Published on June 27, 2006 at 5:53 PM
Born gay or made gay? Or is it not that simple? The nature-versus-nurture debate remains a hot topic in discussions of homosexuality, so the Dana Centre in London is bringing together leading scientists for the first time to reveal their opinions at a one-off evening debate.
Sven Bocklandt, University of California, Los Angeles, will discuss his current research which continues the groundbreaking work of Simon LeVay and Dean Hamer in the 1990’s which claimed that homosexual orientation could be genetically passed to men on the x chromosome which they get from their mothers.
Dr Qazi Rahman, Psychobiologist, City University and author of Born Gay will argue how attempts to find a sociological cause for homosexuality have little foundation. He’ll also discuss male versus female sexuality: how men tend to be more polarized between gay and straight and how women tend to be more fluid in their sexuality.
Bocklandt and Rahman will be joined by Jeffrey Weeks a British academic, sociologist, social historian, and gay activist who will look at the other interpretations of sexuality.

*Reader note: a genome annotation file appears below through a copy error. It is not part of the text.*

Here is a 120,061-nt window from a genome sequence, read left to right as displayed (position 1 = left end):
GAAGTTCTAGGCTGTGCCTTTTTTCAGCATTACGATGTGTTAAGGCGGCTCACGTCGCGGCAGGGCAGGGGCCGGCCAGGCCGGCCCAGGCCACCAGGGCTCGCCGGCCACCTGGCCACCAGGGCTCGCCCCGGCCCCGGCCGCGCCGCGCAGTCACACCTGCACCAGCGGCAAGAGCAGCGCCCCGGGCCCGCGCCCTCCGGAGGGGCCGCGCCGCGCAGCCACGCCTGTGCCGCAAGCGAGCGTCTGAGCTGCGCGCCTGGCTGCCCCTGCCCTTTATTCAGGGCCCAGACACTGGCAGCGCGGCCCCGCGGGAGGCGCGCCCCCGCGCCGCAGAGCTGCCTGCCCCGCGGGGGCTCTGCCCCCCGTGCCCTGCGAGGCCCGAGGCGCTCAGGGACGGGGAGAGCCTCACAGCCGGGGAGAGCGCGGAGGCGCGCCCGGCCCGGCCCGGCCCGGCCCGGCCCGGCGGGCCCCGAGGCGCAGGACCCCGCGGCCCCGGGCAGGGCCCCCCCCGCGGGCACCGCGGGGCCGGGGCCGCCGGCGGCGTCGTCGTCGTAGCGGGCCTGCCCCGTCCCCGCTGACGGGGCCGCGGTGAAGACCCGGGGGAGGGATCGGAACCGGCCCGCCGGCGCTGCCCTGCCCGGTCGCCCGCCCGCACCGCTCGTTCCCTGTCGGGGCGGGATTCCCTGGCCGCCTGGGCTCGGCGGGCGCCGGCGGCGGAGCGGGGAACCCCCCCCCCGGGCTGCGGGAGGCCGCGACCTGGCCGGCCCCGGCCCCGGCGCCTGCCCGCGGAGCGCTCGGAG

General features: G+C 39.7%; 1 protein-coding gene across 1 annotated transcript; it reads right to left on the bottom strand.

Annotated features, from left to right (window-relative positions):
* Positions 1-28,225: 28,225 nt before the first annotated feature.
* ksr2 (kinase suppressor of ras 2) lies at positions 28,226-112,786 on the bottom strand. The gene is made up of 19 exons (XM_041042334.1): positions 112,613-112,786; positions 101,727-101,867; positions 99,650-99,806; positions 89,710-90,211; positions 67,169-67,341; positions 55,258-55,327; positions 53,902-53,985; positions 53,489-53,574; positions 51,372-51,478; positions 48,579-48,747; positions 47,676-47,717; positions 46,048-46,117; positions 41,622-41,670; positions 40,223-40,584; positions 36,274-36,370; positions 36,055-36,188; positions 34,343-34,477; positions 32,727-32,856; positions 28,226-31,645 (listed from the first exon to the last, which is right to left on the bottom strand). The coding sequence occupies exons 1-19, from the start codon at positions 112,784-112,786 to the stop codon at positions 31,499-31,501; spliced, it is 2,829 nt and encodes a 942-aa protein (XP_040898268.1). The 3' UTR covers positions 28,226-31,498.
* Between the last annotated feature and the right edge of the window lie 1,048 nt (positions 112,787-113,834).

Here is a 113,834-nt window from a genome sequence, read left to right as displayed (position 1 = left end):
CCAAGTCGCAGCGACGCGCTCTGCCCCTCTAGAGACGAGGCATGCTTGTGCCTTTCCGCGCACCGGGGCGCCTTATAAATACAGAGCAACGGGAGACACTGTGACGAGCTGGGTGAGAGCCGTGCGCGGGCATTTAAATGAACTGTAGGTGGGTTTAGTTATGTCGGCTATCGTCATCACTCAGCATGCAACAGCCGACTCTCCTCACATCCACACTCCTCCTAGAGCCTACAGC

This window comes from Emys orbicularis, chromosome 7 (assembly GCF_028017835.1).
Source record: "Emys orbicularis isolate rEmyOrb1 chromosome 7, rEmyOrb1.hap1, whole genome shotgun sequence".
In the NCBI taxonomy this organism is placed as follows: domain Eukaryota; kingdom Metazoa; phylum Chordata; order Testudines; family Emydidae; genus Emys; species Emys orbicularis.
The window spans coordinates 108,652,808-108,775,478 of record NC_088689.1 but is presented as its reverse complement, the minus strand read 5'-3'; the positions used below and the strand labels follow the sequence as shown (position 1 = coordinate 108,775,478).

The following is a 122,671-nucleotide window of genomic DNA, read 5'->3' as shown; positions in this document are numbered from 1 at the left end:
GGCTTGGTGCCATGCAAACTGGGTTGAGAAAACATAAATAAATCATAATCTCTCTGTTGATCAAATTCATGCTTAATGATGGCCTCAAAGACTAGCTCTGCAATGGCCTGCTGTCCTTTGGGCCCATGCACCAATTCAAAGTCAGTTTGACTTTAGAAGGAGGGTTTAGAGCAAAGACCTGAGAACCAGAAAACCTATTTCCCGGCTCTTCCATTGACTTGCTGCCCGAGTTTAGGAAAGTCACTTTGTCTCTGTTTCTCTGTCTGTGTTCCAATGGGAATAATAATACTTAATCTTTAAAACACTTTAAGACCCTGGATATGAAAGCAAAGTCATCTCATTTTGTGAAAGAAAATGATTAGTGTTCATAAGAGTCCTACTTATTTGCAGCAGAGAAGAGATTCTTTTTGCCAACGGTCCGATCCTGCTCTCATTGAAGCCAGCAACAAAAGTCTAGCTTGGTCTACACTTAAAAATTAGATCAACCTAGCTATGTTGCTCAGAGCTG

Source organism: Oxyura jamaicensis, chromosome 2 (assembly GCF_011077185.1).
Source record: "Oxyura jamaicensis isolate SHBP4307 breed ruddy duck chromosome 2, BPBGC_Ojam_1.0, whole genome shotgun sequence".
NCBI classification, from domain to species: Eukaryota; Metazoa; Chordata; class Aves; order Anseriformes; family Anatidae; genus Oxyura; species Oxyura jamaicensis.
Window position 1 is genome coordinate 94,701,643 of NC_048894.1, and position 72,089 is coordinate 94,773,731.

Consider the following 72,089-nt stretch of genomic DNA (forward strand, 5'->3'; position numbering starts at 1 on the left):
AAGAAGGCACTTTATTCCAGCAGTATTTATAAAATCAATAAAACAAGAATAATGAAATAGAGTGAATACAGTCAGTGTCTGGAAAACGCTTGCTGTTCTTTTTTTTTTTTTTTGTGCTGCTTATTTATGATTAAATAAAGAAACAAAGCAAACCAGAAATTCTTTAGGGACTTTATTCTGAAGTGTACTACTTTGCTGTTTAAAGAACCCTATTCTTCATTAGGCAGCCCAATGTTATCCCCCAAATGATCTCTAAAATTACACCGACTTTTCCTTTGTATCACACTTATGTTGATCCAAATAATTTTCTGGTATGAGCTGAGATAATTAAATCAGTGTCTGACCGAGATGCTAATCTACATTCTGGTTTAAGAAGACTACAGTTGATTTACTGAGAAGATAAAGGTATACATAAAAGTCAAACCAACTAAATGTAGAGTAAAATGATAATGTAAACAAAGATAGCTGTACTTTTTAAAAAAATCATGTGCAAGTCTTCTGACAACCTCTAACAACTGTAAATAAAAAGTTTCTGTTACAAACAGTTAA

With advances in our understanding of genetics and developmental biology, can scientists really offer an answer to sexual preference? Can biological explanations of sexuality really explain the full diversity of human sexuality? Perhaps some answers do lay in society and upbringing.
Sourcing Sexuality will take place at the Dana Centre - the Science Museum’s ambient and acclaimed bar and café in the heart of South Kensington dedicated to discussing contemporary science, health, medicine and technology in a cultural context – on Tuesday 18 July. A live webcast of the event can be viewed at www.danacentre.org.uk.
Kat Nilsson, Event Manager Dana Centre added: “The study of human sexuality is often portrayed through sensationalist rhetoric. Yet, there is much work being done that gives greater insights into this, one of the most important biological human drives. This event will open up a vital debate about the origins of human sexuality.”